To the editor: Bonds are being used like a credit card

I’ll vote for the school bond and the fire truck bond, but I do not support the paving and mower bonds.

Let’s say I bought a $30,000 truck and took a loan for the full amount but paid only interest for the first three years.  At the end of the third year, I would still have a $30,000 loan on a truck worth about $15,000.  That’s not a good way to finance anything.  But that’s what the town did last year by financing a pickup truck, an $8,000 mower, an $11,000 washer-dryer and a number of other things in a eight-year, $269,000 bond. That bond plus a paving bond totaled $489,000 of debt.

Bonds are intended to finance large capital purchases that can’t otherwise be afforded like a $500,000 fire truck, an $866,000 roof for the school or a much needed police/fire station.

Let me be clear, I’m not opposed to the fire department getting air packs or fixing the town pool.  I am opposed to financing the purchases incorrectly. A new bond proposed this year will purchase one $3,500 air pack, $25,000 of improvements to the pool, $50,000 for a ramp repairs and a $110,000 mower.  I am confident the town could pay for the pool repairs, air pack and the ramp with minimal impact on the tax rate.  And if we need the mower I’m asking why we aren’t financing it under a traditional equipment loan where payments start now?  Instead it’s interest only for two years then payments start in 2019.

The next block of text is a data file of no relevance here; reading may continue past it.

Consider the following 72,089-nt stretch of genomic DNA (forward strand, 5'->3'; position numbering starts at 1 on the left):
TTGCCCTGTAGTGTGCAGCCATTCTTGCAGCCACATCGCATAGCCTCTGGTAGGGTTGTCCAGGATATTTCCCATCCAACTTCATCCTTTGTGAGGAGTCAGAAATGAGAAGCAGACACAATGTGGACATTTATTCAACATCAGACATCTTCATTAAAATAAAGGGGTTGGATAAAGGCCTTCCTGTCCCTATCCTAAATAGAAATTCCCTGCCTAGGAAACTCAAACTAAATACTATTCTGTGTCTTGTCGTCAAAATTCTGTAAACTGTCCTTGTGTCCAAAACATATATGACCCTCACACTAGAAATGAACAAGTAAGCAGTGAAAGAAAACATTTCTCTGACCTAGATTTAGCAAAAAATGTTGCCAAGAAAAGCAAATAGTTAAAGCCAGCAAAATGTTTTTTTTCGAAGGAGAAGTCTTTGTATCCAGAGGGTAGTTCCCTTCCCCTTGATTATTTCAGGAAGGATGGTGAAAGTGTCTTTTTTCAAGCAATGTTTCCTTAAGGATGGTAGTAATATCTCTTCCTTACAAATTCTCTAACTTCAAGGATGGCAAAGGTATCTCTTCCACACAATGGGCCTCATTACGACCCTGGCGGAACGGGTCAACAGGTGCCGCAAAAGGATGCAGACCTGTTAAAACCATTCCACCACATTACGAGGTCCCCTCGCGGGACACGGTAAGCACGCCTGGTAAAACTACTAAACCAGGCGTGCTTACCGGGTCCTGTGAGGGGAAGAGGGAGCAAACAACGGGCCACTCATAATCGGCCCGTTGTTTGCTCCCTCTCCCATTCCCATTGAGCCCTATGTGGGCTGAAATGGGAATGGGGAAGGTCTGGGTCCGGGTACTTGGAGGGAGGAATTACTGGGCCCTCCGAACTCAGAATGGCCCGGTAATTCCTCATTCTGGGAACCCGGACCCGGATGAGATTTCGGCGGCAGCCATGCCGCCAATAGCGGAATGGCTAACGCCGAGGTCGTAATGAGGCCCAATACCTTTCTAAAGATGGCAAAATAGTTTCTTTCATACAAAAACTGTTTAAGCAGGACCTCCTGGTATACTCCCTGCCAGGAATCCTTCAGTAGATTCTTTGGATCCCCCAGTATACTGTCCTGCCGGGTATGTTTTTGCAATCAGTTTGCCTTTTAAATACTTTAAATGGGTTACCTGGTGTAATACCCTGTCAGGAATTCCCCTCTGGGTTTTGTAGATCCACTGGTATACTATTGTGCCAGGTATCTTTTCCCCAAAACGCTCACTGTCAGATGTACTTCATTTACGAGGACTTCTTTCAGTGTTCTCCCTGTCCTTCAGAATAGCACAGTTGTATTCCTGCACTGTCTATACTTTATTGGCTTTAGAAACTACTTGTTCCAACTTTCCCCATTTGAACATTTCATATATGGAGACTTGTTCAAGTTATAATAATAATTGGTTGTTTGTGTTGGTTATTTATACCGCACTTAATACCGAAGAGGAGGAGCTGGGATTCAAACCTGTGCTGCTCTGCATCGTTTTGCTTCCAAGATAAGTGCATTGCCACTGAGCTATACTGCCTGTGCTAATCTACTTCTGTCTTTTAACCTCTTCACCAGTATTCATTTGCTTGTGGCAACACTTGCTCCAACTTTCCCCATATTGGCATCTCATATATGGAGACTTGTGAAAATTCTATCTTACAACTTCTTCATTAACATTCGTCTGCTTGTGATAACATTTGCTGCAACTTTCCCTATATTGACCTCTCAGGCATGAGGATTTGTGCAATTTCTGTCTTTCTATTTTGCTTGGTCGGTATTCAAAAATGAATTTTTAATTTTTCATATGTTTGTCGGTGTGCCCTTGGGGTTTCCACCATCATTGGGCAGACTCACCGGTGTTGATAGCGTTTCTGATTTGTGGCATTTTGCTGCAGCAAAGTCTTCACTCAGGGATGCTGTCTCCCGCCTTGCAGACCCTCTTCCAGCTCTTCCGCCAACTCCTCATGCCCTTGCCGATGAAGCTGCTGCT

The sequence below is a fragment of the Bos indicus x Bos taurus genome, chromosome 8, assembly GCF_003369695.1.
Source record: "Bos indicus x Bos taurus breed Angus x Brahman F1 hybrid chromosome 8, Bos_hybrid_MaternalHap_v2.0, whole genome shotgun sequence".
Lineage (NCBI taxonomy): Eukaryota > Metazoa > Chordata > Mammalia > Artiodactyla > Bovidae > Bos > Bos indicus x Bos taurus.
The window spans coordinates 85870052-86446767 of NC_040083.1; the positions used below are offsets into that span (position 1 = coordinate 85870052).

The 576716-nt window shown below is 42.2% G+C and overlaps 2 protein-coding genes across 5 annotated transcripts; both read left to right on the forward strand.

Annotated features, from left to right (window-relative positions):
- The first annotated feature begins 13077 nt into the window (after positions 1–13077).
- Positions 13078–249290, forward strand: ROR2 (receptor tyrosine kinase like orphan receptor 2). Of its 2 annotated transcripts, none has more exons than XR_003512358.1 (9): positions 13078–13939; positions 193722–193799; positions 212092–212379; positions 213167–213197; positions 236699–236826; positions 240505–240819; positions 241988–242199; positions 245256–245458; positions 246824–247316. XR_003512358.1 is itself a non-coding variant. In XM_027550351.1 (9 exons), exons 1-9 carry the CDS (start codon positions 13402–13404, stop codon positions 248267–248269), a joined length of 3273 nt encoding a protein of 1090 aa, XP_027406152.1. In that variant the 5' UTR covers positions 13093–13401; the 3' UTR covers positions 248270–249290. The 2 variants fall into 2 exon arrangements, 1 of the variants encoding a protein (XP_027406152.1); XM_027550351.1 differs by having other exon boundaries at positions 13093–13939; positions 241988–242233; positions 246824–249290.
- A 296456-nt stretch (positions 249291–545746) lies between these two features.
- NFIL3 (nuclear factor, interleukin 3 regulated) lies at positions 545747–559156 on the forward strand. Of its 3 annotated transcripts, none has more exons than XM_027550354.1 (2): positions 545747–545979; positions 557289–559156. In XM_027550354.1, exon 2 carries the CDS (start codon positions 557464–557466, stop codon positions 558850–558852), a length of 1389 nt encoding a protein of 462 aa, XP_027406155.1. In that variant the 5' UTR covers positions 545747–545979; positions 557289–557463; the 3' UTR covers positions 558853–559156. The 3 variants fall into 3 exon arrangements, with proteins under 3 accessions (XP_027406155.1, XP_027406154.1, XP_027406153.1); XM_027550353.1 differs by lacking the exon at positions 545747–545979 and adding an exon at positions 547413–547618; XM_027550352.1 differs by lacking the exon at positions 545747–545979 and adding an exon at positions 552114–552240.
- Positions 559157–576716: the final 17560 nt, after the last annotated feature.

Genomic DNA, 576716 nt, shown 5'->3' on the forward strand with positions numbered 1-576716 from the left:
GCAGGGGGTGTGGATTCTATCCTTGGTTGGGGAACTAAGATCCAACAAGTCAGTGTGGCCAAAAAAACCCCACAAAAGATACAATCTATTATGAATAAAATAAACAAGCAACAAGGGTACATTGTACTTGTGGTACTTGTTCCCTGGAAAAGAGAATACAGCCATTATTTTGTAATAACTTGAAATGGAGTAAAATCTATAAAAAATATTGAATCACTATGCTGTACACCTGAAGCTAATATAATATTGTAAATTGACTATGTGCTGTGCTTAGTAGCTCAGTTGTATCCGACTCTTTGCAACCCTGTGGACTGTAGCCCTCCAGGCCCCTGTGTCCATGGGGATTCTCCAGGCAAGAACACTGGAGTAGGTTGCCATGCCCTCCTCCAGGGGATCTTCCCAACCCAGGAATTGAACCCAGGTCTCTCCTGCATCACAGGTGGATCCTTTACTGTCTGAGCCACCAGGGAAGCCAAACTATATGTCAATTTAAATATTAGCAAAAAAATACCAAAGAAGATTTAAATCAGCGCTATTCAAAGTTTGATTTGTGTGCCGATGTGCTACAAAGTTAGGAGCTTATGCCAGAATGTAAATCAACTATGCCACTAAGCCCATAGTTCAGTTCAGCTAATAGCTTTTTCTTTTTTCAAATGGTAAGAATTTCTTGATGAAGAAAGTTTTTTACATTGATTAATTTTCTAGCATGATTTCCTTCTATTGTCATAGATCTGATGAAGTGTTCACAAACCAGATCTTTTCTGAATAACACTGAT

The mower bond wasn’t proposed last year.  Also, the fire truck bond has gone from $400,000 to $500,000.  That’s an additional $288,000 in debt.  Add the bonds from last year, this year and the paving bonds proposed for the next few years. The total town bond debt is closing in on $1.9 million.  We also need to consider the bigger picture and realize that taxpayers will be paying for the school bond as well.

The town is starting to use bonds like a credit card.  Rather than paying for items now and raising taxes, we are pushing debt into the future. We have paid cash for paving before. … why can’t we do it now?  If we approve all of these bonds, the town will have an average $300,000 of debt payments each year – 2020-2022.  What is the difference between paying for $220,000 of paving now or having $300,000 debt payments in 2020-2022?  More than $100,000 in interest expense and large payments we don’t know if we can afford five years from now.

I understand everyone involved has best intentions for the town; however, I think we need to slow down and carefully consider the future implications of what we are doing: whether we should use a bond and/or need to purchase everything we are putting in the bonds.

Thank you.

Mike Leonard

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